It is important to have a thorough estate plan in place soon after your wedding, particularly if you have children from previous relationships, so that the disposal of your estate meets your intentions if you were to suddenly pass away. Think about:

  • What if you are separated or on your way to divorce just before your death? What provisions might you want to see?
  • What if you die while happily married? Are there specific devises you wish to make? Family heirlooms?
  • Do you have a life insurance policy or retirement plan? Who is/are the beneficiary(ies)?
  • What will happen to your spouse in the event of your death, and visa versa? Will he/she have a home to live in? Will he/she have access to funds to survive day-to-day?
  • What will happen if one of you becomes incapacitated or disabled? Do you have Living Wills? Who will handle the finances under those circumstances? Do you share Powers of Attorney? Do you have disability insurance? Long-term care insurance?

Litigate or Mediate?

The final topic, which should always be addressed in any prenuptial agreement, is the decision whether to litigate or mediate future disputes. Consider the benefits of including a clause that directs you towards mediation, collaboration or another alternative dispute resolution method rather than litigation.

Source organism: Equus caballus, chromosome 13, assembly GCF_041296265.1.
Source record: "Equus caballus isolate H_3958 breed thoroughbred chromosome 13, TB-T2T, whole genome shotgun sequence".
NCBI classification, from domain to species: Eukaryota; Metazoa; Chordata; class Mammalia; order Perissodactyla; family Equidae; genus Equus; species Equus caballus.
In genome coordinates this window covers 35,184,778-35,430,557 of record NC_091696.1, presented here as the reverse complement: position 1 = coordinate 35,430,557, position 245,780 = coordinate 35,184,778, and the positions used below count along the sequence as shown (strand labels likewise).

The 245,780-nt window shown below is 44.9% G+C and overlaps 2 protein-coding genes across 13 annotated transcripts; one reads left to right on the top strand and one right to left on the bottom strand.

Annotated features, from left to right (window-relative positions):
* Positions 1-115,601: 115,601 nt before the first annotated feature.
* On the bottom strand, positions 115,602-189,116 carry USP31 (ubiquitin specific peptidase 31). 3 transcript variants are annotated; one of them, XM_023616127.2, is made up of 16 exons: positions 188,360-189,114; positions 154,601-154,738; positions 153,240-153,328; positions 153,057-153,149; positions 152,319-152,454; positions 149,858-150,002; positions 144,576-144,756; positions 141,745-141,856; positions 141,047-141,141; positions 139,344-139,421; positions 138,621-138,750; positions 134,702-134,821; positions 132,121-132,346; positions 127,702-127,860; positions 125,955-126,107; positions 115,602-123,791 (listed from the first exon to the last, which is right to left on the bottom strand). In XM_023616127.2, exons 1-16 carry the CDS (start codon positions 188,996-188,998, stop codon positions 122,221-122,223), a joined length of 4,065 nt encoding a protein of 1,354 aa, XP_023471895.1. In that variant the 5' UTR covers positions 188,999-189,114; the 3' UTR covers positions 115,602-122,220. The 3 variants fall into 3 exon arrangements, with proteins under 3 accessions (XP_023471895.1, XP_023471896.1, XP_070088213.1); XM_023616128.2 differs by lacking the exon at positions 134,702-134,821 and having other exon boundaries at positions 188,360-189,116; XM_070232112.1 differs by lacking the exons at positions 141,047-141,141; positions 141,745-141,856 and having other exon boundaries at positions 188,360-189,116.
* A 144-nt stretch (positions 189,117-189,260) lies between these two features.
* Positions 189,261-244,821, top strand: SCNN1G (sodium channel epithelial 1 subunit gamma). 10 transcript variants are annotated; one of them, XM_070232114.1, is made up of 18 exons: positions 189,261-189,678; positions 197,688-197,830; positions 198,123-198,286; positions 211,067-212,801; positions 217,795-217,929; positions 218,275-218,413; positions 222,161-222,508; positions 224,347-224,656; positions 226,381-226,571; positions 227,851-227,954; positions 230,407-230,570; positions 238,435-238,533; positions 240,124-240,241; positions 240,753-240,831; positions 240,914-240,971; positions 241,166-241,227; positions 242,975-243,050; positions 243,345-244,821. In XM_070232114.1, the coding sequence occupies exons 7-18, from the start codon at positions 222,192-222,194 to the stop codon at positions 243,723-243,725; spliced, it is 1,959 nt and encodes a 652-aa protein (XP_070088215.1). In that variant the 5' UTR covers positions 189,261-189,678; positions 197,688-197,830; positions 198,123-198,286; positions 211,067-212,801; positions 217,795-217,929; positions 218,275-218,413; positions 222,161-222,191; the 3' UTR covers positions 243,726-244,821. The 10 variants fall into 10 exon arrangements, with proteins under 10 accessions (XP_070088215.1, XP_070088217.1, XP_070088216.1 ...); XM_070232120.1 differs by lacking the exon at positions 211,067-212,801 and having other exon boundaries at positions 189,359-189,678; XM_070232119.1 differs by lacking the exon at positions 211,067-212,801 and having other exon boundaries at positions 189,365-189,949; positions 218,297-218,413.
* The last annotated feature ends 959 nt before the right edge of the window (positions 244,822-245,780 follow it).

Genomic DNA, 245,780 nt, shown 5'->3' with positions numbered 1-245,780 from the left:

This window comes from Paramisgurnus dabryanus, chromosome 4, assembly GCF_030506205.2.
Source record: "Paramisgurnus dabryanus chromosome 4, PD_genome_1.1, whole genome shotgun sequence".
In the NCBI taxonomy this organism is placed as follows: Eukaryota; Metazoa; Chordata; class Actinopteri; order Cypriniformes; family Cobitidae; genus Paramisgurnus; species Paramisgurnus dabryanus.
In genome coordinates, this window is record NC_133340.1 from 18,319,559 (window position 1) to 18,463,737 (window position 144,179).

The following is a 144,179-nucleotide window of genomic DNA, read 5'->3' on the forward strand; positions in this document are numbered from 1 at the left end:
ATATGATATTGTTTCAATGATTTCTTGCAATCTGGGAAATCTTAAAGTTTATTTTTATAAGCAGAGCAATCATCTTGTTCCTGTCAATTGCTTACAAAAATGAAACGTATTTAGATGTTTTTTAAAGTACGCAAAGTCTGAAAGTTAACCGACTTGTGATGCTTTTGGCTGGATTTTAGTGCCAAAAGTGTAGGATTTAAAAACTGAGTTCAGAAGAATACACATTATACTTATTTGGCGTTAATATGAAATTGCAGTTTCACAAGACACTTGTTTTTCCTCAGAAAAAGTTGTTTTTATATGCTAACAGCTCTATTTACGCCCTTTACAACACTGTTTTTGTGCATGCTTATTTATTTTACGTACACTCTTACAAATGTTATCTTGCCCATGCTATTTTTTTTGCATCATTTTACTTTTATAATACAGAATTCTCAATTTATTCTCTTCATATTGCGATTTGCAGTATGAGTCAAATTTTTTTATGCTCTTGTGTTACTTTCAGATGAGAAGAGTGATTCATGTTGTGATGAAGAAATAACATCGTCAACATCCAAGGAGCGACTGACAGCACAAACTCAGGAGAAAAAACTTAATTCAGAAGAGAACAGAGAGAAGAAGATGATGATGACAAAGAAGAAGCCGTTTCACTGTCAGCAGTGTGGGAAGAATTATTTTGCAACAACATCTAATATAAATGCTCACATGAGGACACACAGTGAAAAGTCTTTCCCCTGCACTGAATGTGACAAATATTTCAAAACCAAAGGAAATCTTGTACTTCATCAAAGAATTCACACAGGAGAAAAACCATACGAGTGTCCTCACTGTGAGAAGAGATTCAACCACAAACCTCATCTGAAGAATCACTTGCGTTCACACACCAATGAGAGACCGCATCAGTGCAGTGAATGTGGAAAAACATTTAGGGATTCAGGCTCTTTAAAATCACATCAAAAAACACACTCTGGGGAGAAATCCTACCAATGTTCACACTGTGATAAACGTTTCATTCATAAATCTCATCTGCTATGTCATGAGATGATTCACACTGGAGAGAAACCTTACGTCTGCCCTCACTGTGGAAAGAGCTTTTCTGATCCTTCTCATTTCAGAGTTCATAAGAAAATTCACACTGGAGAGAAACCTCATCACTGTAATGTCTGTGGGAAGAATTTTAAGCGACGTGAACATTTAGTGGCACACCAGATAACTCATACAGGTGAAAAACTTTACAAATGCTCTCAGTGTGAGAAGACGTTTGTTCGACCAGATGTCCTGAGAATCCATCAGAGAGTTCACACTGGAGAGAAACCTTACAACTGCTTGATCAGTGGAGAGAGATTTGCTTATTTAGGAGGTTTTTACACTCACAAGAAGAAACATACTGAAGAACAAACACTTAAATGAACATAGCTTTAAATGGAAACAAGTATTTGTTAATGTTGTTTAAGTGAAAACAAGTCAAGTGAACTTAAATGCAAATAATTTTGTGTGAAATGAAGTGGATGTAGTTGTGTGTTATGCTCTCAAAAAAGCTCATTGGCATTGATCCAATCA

Was this helpful? Like our site & let us know.

Related Articles

Start Florida Divorce Start Your Florida Online Divorce Today
Easy, Fast and Affordable with a 100% Guarantee.
Florida Divorce Find Florida Divorce Professionals in Your Area:
Join the Network
Florida Divorce Products, Services and Solutions Florida Divorce Products, Services and Solutions
Florida Divorce Resources to Help You Through the Process.
Online Parenting Class Florida Mandatory Online Parenting Class
Easy and convenient - complete at your own pace online.
Divorce and Custody Books Discount Divorce Bookstore
Over 100 Titles of the Best Books on Divorce & Custody.
Divorce Downloads Divorce Download Center
Instantly Download, Books, Manuals, & Forms.
Divorce Worksheet Free Florida Divorce Worksheet & Separation Agreement
Your Guide to Get Organized and Put Everything in Writing.
Alimony in Florida can be requested when one spouse needs financial assistance. In order to qualify for alimony, the requesting spouse must prove need and that the paying spouse is financially able to make the payments. Alimony is typically a set amount which is paid monthly for a set period of time or until certain circumstances occur, such as remarriage. Alimony is not as common as one may think. The Florida divorce court can award temporary alimony until the final divorce hearing is held. Then, at the final divorce hearing, the court can order permanent alimony if it is requested and necessary.
Divorce Lawyers & Mediators

Find Professionals

Easily Connect With a Lawyer or Mediator
Have Divorce Professionals from Your Area Contact You!
Enter Your Zip Code:


Start Your Divorce File for a Florida Divorce


Settle Your Divorce Negotiate Your Florida Divorce


Support Forum Florida Support Forum

Guarantee Official PayPal Seal Facebook Twitter Versign Secure Site